• How do you get started?
  • What sorts of people are the right people to talk to?
  • How do you get meetings with these people?
  • Does no mean no? Silence?
  • What’s the right amount of money?
  • What happens once the VC joins your board?


  • At seed stage, raise enough money to operate for a year. 2-5 people
  • Angel investors (at least one million liquid to qualify): $10-20K, $25-50K
  • VC: $100-150K at seed stage, many millions after
  • People who invest more than $1 million are typically granted a board seat
  • Keep the number of board members odd, and one of them in your favor

The Axe Cop Story: How Two Brothers Created a Massively Popular Online
Comic Series
– Ethan and Malachai Nicolle
(4:30 pm to 5:30 pm | session details)

The Axe Cop saga began on a Christmas holiday when Ethan Nicolle, a 29-year-old comic book artist, and his 5-year-old brother Malachai, came up with an idea for Axe Cop, a gruff, tough police officer who wields an axe to battle bad guys.

The idea developed into a web comic, then was picked up by Dark Horse Comics and now is being made into a Fox/ADHD animated series with Nick Offerman (Ron Swanson of the television series Parks and Rec).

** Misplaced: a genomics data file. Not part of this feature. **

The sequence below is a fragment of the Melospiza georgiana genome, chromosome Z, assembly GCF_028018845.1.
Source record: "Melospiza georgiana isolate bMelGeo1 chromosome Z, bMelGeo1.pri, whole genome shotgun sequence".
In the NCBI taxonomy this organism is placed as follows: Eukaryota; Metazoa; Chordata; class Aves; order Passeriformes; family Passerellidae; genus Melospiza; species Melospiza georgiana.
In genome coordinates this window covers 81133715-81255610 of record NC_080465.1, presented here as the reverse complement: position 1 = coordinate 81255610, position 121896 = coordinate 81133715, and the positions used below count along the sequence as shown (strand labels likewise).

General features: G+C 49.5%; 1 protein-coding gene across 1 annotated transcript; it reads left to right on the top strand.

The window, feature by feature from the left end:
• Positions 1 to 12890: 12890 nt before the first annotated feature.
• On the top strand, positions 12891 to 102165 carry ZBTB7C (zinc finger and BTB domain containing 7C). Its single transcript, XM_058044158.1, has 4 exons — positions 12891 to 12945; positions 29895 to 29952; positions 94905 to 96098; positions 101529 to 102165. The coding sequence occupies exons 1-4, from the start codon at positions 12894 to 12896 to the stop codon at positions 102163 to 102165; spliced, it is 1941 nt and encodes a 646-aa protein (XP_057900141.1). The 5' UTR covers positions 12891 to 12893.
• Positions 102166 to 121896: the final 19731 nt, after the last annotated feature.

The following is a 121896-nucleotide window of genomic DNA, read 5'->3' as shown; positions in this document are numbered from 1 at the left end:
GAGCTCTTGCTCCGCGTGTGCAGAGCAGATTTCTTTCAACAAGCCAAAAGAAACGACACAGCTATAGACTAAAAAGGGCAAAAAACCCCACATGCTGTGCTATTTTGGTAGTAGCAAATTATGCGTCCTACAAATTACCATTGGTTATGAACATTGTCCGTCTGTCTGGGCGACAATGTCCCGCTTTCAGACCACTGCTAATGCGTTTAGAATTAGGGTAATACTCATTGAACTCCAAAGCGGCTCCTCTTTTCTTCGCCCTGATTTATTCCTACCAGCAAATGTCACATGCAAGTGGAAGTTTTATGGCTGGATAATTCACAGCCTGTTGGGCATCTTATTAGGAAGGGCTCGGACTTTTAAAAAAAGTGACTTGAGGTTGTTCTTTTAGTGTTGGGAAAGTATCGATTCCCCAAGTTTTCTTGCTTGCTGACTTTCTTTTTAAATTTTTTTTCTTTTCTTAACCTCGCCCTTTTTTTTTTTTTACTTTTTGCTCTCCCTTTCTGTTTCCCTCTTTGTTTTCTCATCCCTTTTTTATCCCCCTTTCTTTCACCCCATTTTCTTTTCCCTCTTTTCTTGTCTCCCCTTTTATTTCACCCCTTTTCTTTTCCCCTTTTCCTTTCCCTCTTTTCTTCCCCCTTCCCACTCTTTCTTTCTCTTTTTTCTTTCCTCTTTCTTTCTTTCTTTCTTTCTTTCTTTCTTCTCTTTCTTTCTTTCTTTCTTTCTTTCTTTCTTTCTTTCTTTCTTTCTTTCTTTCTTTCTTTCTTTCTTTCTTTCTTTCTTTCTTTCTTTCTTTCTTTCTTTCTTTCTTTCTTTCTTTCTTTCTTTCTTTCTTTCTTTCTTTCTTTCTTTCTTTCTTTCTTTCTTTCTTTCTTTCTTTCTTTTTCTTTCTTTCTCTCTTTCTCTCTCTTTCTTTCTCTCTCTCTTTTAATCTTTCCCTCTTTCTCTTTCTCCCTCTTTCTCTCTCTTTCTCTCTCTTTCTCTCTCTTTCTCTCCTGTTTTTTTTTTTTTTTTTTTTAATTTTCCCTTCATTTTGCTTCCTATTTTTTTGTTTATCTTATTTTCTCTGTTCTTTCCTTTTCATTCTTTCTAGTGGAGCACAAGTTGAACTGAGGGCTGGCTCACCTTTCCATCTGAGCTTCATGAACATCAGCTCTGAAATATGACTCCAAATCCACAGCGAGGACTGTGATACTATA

In their keynote address, Ethan and Malachai Nicolle will discuss how Axe Cop developed from an idea into a cult hit, lessons learned from working with a 7-year-old co-conspirator and what is in store for the future. They’ll show clips and take questions.

  • More information: Axe Cop
  • What I learned: Exploiting your younger siblings or children for creative ideas can be an enjoyable and lucrative practice

That is all for WebVisions Portland 2013. In closing, I’d just like to say “user experience,” “making” and … “a splash of value.”

For my notes from previous WebVisions conferences, see 2012, 2011, 2010, 2009, 2008 and 2007.